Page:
Saturday, 12 November 2011

Christmas's Children

Continuing a thread from my last post: here's the John Lewis Christmas advert that's reducing everyone to tears. It's one minute and thirty seconds long.

My thoughts on the employment of children as emotional pawns in fiction have changed several times over the last five years or so. They're such easy triggers. I have to confess that I wasn't expecting the young Edwina scene in M3 to move people to tears - rather, I was expecting goosebumps as a prelude to the denouement. I felt terribly amateurish when I learned that I hadn't controlled my players.
I guess children are the embodiment of all that is good, pure and innocent in the world, which gives us a pretty darned powerful default to begin with.

Here's Hemingway's six word flash:
For sale: baby shoes, never worn.

Here are the Man Booker winners.
I'm not counting, but I can see at a glance that a healthy dollop of them, and possibly the majority, adopt the pov of a child, either in first-person or in third limited, either in flashback (recollection) or in present tense (or even both). Certainly I can recount a good deal of short-listed child povs too. (M. J. Hyland's Carry me Down is still a personal fave.) Moreover, it was Anne Enright's The Gathering that made me begin to question my treatment of fictional children (and last year's short-listed Room [Emma Donoghue] was a wholly predictable confirmation). I'd done my share of child cruelty, riding on the wave of child abuse books that were en vogue at the time, but I knew I would always, always make amends before the closing line, and I would avoid anything relentless. Anne's relentless tone disturbed me* - which is as valid an emotional hit as any other - and I vowed there and then (-ish) to find my own ethical and emotional stance. And we mustn't forget the trauma of Torey Hayden's unresolved Ghost Girl.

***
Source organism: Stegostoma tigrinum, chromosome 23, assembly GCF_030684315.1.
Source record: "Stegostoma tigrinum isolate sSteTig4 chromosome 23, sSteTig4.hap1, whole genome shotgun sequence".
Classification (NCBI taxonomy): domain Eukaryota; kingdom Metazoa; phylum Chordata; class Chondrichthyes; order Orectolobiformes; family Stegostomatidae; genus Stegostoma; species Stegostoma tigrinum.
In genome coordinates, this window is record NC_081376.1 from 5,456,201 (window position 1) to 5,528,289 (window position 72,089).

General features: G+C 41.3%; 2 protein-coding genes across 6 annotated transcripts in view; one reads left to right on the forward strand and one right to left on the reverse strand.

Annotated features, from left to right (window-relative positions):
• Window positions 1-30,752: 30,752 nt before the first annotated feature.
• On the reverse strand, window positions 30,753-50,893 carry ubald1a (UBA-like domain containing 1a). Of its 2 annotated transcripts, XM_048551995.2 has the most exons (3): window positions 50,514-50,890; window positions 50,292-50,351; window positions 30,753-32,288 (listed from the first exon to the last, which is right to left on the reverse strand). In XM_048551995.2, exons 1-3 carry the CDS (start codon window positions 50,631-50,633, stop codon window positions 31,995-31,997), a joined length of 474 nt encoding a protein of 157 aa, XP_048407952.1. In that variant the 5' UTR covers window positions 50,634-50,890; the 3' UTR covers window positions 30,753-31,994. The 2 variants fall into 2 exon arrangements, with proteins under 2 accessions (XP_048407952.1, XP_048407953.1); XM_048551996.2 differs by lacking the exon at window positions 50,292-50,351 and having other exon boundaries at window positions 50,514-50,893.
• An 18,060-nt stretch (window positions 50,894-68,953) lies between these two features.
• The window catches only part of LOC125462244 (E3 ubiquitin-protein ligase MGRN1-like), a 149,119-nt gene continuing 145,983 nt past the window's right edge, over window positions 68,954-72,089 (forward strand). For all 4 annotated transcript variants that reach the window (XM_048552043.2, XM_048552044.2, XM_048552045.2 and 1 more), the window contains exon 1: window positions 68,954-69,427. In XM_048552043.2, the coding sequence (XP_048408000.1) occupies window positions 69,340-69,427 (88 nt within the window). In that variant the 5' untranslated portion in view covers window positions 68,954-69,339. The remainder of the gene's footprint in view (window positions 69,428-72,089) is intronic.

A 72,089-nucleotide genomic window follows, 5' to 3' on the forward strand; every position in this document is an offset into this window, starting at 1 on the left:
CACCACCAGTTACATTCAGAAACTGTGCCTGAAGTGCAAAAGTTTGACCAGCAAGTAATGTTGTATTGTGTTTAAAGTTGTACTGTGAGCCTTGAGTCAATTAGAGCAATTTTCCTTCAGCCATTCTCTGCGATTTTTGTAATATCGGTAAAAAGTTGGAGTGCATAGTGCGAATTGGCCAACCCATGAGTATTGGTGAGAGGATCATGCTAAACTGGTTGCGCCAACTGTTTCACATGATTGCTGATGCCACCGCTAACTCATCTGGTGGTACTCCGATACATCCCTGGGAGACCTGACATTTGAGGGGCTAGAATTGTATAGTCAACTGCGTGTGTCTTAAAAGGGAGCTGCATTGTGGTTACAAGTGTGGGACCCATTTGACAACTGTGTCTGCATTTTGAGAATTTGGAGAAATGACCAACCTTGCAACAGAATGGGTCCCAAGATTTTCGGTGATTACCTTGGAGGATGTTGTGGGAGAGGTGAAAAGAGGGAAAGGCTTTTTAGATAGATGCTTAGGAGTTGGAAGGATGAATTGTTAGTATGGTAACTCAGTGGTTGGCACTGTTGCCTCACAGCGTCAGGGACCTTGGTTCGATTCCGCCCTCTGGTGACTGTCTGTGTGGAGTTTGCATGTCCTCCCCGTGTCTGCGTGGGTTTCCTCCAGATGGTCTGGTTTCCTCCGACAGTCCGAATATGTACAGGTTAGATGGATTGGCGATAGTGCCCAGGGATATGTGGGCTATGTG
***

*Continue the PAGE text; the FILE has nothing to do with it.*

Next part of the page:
As such, I refused to allow young Edwina to watch as her father burned to death AND I would only allow such a flashback to occur once I had clearly imparted the knowledge that adult Edwina was just fine.

I'm genuinely haunted by The Darling Buds of May. I simply can't get my head around it. See how I was mentally subverting the plots not so long ago, warping them into drama. That's to say that it really doesn't qualify as drama, does it? (Or am I mistakenly assuming that drama is comprised of the dramatic?) I adore that show, and countless other people adore that show, but my head cannot imagine how I could make such a tepid (I use that word without any derogatory connotations) topography work for today's audiences, let alone for your average gamer. I guess Ico comes as close to the Darling Buds topography as any other game (and hopefully The Last Guardian: see video on right), with its gorgeous environments, bloodless skirmishes, and ethereal soundtrack and ceaseless winds.
That's where I've pitched Margrave 4, and I'm comfortable with that decision...
Could it be, however, that the big money is buried in horror..? Here's the trailer for the forthcoming MCF release: Escape from Ravenhearst. (Those teeth are far too clean!)

*On second thoughts, I think I found The Gathering depressing more so than disturbing. Anne's world seemed bleak and grey to me, in stark contrast to the previous winner, in which Sai inhabited a world of exciting and vivid colours and smells and tastes.